General articles discussing everything one needs to know about debt relief and how it ties into your personal finance situation.
Often two people have debts together – husband and wife, parent and child, even siblings and friends can share debts. Having joint debts can be difficult to deal with when one person – or both people – can no longer afford to keep up the payments on the debt. If you’re considering debt settlement and you have joint debts, you must include the other person in the process.
Settlements Affect Both People’s Credit
Anytime you share a debt with someone else, your payments and non-payments are reflected on the other person’s credit report. When you stop making payments on joint debt, the other person’s credit will likely suffer too. You should warn them that this is going to happen and see if they can pick up payments on the debt if necessary.
When you fall behind on payments, creditors will likely come after both people for payment on the debts. This means not only will you get phone calls and letters about the debt, the cosigner will get phone calls and letters too. The same collection tactics creditors can use on you, they can also use on the cosigner. That may even mean a lawsuit or garnished wages.
If you successfully settle the account, the settlement note should go on both people’s credit reports even if you were the one to pay the settlement. The cosigners credit will possibly be hurt by that status even if they’re up to date on all their other payments.
Could Be Harder to Settle
When you approach a creditor about settling a joint debt, you can count on them asking whether the other cosigner (more…)
A charge-off is one of the worst account statuses you can have. Charge-off typically comes after you’ve been late on your credit card for over 180 days. That means you’ve missed at least six monthly payments by the time your account is charged-off. If you can settle your accounts before they reach charge-off status, you may be able to avoid having such a negative blemish on your credit report.
When Does Charge-Off Happen
It helps to know when your accounts are going to charge-off. The charge-off clock starts ticking from the date you miss your first payment. So, if your payment was due on March 5, then March 6 is day 1 of the charge-off clock. By September 2, your account would be charged-off. You can use an online date calculator to get the expected date of your charge-off. Just enter your last payment due date and add 180 days to see when your account will be charged-off. You want to settle your account before this date.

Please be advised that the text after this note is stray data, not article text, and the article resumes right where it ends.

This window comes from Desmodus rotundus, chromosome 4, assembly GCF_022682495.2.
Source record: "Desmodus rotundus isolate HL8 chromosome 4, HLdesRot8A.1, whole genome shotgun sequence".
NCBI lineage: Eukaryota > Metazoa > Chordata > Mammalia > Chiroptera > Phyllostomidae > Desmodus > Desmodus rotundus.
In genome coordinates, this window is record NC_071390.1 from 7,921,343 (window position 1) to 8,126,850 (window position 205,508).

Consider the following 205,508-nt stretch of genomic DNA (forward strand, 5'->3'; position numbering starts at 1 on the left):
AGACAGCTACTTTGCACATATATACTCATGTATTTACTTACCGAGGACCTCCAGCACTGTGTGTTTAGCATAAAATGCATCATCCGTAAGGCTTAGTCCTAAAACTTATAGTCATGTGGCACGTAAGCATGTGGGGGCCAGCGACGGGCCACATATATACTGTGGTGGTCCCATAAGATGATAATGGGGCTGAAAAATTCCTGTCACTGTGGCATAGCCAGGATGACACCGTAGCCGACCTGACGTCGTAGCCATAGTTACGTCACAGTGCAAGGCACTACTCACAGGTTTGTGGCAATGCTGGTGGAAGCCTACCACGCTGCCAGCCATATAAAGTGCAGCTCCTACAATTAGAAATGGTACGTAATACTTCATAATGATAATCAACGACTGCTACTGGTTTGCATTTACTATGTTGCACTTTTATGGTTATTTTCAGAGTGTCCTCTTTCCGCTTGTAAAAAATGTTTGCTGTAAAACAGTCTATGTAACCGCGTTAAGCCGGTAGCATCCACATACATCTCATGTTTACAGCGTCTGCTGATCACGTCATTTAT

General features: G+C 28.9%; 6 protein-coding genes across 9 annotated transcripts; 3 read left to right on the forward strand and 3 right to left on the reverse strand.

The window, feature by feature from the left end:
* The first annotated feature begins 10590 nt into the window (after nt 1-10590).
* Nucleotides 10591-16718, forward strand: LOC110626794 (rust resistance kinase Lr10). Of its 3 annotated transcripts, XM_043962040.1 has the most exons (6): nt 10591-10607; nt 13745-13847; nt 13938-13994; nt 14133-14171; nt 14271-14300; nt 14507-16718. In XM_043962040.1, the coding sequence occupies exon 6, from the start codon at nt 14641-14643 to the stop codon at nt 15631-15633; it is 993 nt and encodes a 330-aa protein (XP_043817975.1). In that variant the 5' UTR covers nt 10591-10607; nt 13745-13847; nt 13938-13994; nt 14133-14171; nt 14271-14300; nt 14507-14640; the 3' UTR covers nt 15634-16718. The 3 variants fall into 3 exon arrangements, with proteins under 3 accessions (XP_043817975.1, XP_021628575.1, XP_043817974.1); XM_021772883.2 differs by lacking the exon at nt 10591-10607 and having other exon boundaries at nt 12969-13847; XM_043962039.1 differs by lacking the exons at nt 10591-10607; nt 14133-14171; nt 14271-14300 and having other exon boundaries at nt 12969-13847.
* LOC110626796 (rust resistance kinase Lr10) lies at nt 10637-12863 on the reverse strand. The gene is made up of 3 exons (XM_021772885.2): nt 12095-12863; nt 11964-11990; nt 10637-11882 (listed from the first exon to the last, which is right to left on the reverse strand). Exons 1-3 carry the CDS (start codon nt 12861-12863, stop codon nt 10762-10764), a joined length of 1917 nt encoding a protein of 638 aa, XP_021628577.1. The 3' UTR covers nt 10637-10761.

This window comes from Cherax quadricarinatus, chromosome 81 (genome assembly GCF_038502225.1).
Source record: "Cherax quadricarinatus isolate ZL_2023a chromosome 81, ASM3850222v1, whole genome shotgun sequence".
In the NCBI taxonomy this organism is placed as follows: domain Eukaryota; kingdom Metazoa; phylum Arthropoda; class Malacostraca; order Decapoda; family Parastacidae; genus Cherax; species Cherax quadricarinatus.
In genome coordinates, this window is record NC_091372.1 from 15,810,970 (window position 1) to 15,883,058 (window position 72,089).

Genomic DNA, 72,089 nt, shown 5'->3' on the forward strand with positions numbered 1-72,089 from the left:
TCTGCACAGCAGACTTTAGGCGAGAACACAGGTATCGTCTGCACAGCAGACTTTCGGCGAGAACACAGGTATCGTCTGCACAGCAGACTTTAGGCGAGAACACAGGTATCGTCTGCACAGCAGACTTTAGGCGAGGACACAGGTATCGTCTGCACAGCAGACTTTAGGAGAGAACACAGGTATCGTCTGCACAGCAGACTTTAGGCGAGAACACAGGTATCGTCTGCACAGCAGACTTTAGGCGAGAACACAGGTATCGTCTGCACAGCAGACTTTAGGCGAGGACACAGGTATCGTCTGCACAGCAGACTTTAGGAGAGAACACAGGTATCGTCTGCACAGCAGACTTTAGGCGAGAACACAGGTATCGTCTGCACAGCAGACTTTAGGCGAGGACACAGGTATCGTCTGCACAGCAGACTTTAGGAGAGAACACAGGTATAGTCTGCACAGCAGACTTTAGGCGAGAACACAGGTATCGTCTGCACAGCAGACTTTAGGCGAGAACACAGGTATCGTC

Know the Charge-Off For All Your Accounts
To help organize your settlement offers, write down the date you expect all your accounts to charge-off. It will also help if you write down the date your accounts reach 90, 120, and 150 days late since you’ll also probably want to make settlement offers on these days, too. You’ll want to make settlement offers on all your accounts, but you probably want to give priority to the accounts that are closest to charge-off.
How to Settle Before Charge-Off
Many credit card issuers will let you settle your account before charge-off, but that means you likely have to act fast because (more…)
If you’re overwhelmed with credit card debt, you may consider filing bankruptcy to either get rid of your debt or to restructure your payments so that your debt is easier to repay. Here are some details about bankruptcy to help you decide if it’s the right choice for you.
Two Types of Bankruptcy
There are two types of bankruptcy for consumer credit card debt – Chapter 7 and Chapter 13. Chapter 7 bankruptcy typically allows you to get a discharge of allowable debts – most credit card debt can be discharged, but there are a few exceptions, like debts that were incurred through fraud. To qualify for Chapter 7 bankruptcy, you must pass a means test that shows your current monthly income (as defined in chapter 7 of title 11 of the United States Code) is lower than the median income in your state. Chapter 7 bankruptcy may require you to give up some assets – if you have any. Those assets would be sold and the money used to pay back your debt. There are state and federal laws governing what assets you can keep and which you have to give up.